It is very important to audit national policy in order to develop future policies and implement action plans. We tried to assess the policy for physical activity in Japan using the PAT. However, we were not able to clarify the items concerning the implementation of the regional plan. In Japan, research concerning the development of the national policy on physical activity is a new field. Assessing the progress, capacity and challenges of policy implementation at the local level will provide valuable feedback to the national planning process for the promotion of physical activity in Japan. Further, it is necessary to include in the analysis the policies of other sectors such as education, transport, urban design and environment.



  1. Bull F, Bellew B, Schoppe S, Bauman A. Developments in national physical activity policy: an international review and recommendations towards better practice. J Sci Med Sport Suppl 2004; 7:93-104.
  2. Bellew B, Schoppe S, Bull F, Bauman A. The rise and fall of Australian physical activity policy 1996-2006: a national review framed in an international context. Aust New Zealand Health Policy 2008; 5:18.
  3. Daugbjerg S, Kahlmeier S, Racioppi F, Martin-Diener E, Martin B, Oja P et al. Promotion of physical activity in the European region: content analysis of 27 national policy documents. J Phys Act Health 2009; 6:805-817.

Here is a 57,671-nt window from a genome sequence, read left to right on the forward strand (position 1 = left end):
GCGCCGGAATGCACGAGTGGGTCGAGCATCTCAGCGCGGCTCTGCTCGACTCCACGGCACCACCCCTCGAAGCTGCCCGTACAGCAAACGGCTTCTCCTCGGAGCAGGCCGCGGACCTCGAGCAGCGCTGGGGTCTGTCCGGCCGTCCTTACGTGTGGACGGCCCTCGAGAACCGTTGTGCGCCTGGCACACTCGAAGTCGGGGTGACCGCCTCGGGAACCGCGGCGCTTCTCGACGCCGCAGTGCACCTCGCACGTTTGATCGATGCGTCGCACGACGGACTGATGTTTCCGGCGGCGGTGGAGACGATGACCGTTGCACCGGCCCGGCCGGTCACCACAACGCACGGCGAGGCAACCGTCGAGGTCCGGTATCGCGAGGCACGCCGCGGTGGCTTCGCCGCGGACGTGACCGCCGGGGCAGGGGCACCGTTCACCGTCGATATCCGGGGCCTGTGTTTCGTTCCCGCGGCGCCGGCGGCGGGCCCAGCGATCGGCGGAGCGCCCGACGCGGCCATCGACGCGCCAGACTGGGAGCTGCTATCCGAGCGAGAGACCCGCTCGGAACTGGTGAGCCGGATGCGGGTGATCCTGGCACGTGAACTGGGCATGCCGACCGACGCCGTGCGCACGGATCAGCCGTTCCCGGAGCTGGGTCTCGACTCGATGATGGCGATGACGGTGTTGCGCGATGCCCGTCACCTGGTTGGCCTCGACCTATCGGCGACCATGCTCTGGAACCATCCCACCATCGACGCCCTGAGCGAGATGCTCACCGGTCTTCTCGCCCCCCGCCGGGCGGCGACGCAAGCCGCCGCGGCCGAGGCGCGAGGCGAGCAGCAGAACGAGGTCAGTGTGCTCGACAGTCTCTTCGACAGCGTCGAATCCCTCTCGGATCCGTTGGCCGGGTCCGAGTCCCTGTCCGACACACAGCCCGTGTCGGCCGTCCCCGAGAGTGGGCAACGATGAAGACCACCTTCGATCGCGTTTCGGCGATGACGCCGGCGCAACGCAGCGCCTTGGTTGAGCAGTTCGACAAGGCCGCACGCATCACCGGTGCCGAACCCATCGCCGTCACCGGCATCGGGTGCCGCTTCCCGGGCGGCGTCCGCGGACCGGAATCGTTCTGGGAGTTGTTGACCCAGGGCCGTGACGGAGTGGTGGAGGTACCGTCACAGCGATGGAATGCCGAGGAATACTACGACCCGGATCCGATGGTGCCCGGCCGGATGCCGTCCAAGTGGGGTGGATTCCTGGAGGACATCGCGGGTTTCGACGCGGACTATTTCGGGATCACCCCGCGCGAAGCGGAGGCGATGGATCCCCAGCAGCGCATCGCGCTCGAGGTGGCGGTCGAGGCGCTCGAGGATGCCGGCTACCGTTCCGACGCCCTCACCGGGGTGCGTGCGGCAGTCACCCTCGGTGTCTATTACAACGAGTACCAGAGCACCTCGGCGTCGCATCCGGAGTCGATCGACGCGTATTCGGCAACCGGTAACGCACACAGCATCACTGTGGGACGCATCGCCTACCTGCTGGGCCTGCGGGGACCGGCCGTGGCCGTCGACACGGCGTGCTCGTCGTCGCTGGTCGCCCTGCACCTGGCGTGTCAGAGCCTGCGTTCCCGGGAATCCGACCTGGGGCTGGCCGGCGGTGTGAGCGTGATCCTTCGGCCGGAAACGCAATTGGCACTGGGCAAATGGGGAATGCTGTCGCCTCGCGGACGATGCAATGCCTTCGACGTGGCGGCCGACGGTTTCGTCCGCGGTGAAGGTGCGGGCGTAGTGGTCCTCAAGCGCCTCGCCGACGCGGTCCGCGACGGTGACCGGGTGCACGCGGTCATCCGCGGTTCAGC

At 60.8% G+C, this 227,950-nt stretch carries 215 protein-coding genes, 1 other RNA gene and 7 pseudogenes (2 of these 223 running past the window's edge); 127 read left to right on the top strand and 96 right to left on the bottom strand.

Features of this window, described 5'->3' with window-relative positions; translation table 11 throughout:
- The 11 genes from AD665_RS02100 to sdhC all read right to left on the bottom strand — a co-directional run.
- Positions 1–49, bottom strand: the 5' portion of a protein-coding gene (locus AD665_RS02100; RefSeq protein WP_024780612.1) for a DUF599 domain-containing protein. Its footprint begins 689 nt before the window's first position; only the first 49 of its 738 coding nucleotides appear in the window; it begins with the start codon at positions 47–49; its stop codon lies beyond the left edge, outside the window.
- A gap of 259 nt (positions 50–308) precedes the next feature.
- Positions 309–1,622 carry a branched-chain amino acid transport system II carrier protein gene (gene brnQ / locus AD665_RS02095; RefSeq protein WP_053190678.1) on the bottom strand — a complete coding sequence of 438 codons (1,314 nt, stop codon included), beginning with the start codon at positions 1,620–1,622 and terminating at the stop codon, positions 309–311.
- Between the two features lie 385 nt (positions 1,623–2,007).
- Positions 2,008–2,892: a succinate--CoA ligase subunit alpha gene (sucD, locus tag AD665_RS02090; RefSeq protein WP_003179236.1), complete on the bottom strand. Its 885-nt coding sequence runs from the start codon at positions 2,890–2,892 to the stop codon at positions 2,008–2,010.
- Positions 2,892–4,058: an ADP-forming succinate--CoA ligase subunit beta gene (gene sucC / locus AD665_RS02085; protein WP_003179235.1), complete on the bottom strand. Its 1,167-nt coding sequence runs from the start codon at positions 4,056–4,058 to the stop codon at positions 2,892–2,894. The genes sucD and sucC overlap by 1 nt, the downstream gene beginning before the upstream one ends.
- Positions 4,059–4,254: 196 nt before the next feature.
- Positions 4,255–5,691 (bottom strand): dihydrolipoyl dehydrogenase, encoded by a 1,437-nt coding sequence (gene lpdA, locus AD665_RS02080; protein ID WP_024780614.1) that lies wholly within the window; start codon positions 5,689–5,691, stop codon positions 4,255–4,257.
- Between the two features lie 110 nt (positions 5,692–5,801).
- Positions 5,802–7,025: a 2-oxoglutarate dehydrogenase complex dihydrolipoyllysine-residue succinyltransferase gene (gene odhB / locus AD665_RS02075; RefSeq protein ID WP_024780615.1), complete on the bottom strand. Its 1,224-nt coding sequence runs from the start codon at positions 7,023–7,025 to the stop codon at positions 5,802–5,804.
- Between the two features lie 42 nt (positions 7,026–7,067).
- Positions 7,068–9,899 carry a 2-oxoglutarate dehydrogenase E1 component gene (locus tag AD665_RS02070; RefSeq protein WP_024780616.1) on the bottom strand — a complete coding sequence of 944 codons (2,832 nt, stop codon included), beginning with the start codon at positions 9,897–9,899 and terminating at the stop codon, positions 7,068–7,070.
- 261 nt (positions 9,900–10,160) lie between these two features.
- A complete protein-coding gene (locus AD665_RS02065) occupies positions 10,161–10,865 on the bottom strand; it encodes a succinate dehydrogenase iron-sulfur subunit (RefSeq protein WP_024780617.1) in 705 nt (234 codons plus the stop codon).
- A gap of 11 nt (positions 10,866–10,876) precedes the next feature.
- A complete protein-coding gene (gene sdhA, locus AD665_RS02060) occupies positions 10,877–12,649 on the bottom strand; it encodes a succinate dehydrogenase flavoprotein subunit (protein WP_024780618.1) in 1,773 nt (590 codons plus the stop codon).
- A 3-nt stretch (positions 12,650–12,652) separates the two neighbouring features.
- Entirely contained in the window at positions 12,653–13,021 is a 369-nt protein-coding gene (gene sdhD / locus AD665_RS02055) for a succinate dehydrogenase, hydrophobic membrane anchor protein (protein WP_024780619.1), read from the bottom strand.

4. Ministry of Health, Labour and Welfare. Measures for national health promotion. From Accessed October 2014.
  5. Ministry of Health, Labour and Welfare. Healthy Japan 21, 2nd phase. From Accessed October 2014.
  6. Ministry of Education, Culture, Sports, Science and Technology. The Sport Basic Plan. From Accessed October 2014.
  7. National Institute of Health and Nutrition. Exercise and Physical Activity Reference for Health Promotion (EPAR), 2013. From Accessed October 2014.
  8. National Institute of Health and Nutrition. Active Guide 2013. From Accessed October 2014.
  9. National Institute of Health and Nutrition. National Health and Nutrition Survey. From Accessed October 2014.
  10. Bull F, Milton K, Kahlmeier S. Health-enhancing physical activity (HEPA) policy audit tool. WHO Regional Office for Europe, Copenhagen 2011. From Accessed October 2014.
  11. Bull F, Milton K, Kahlmeier S, Arlotti A, Jurican AB, Belander O et al. Turning the tide: national policy approaches to increasing physical activity in seven European countries. Br J Sport Med 2014 [Epub ahead of print].


Yukio Oida Ph.D.


School of Engineering

Chukyo University

Nagoya, Japan



Image by Jeff Boyd

Past physical activity promotion policies in Japan.


Volume 4 | Targeted Topic - Healthy Lifestyle | 2015
Volume 4 - Targeted Topic - Healthy Lifestyle